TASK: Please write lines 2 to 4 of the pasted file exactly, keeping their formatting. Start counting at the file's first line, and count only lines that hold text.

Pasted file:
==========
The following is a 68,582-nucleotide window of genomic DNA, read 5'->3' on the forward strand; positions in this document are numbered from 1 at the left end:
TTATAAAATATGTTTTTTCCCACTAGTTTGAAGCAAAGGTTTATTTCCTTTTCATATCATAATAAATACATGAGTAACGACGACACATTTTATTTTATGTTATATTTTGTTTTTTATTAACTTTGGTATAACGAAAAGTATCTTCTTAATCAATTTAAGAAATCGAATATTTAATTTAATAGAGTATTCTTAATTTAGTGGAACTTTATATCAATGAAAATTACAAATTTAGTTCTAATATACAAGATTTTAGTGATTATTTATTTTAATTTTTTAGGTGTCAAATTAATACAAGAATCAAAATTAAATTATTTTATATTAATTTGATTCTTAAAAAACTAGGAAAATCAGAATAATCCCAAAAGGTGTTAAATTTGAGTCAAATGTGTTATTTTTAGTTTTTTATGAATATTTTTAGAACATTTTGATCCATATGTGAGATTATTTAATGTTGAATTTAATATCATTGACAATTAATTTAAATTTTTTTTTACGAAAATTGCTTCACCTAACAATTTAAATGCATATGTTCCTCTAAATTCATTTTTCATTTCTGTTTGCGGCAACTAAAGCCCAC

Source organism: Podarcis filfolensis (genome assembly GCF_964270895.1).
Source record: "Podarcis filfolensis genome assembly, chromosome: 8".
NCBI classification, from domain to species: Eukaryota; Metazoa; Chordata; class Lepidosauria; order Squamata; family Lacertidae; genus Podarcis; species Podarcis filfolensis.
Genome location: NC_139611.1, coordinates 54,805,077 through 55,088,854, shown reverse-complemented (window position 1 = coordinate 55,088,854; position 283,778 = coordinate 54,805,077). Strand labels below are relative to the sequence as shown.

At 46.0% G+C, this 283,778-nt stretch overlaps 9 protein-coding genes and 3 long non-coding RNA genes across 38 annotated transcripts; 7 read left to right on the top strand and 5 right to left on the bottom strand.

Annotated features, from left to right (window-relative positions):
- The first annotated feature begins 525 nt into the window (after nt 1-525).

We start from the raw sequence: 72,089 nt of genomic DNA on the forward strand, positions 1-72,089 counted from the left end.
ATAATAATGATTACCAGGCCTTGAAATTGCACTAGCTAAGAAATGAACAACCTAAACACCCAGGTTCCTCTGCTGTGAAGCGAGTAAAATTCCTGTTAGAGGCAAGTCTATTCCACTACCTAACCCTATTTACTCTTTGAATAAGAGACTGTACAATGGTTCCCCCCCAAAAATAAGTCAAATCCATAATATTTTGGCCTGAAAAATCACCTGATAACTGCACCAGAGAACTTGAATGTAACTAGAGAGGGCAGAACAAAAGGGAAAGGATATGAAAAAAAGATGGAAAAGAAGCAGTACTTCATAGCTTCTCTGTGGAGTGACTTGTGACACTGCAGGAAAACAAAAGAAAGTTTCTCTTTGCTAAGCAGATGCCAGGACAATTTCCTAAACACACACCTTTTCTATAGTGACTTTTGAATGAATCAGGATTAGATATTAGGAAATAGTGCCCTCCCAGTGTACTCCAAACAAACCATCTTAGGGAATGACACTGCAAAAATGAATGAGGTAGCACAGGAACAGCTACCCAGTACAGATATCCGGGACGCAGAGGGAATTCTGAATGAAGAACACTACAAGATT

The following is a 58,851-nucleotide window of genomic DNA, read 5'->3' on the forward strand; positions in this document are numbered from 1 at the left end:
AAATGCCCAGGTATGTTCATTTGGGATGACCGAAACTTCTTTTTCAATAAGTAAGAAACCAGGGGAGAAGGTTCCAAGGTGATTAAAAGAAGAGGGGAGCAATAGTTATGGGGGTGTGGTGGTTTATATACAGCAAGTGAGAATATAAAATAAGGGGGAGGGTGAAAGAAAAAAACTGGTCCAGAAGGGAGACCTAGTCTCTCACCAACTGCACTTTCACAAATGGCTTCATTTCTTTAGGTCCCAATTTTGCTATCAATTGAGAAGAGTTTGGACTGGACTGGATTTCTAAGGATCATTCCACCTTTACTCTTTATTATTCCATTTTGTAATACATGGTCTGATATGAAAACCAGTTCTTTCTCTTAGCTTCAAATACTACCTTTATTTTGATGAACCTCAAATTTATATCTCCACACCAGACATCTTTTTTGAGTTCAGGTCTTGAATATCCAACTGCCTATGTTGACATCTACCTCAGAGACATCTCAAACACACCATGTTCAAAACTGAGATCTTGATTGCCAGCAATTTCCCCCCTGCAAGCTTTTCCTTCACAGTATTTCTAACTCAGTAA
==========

TTATAAAATATGTTTTTTCCCACTAGTTTGAAGCAAAGGTTTATTTCCTTTTCATATCATAATAAATACATGAGTAACGACGACACATTTTATTTTATGTTATATTTTGTTTTTTATTAACTTTGGTATAACGAAAAGTATCTTCTTAATCAATTTAAGAAATCGAATATTTAATTTAATAGAGTATTCTTAATTTAGTGGAACTTTATATCAATGAAAATTACAAATTTAGTTCTAATATACAAGATTTTAGTGATTATTTATTTTAATTTTTTAGGTGTCAAATTAATACAAGAATCAAAATTAAATTATTTTATATTAATTTGATTCTTAAAAAACTAGGAAAATCAGAATAATCCCAAAAGGTGTTAAATTTGAGTCAAATGTGTTATTTTTAGTTTTTTATGAATATTTTTAGAACATTTTGATCCATATGTGAGATTATTTAATGTTGAATTTAATATCATTGACAATTAATTTAAATTTTTTTTTACGAAAATTGCTTCACCTAACAATTTAAATGCATATGTTCCTCTAAATTCATTTTTCATTTCTGTTTGCGGCAACTAAAGCCCAC

Source organism: Podarcis filfolensis (genome assembly GCF_964270895.1).
Source record: "Podarcis filfolensis genome assembly, chromosome: 8".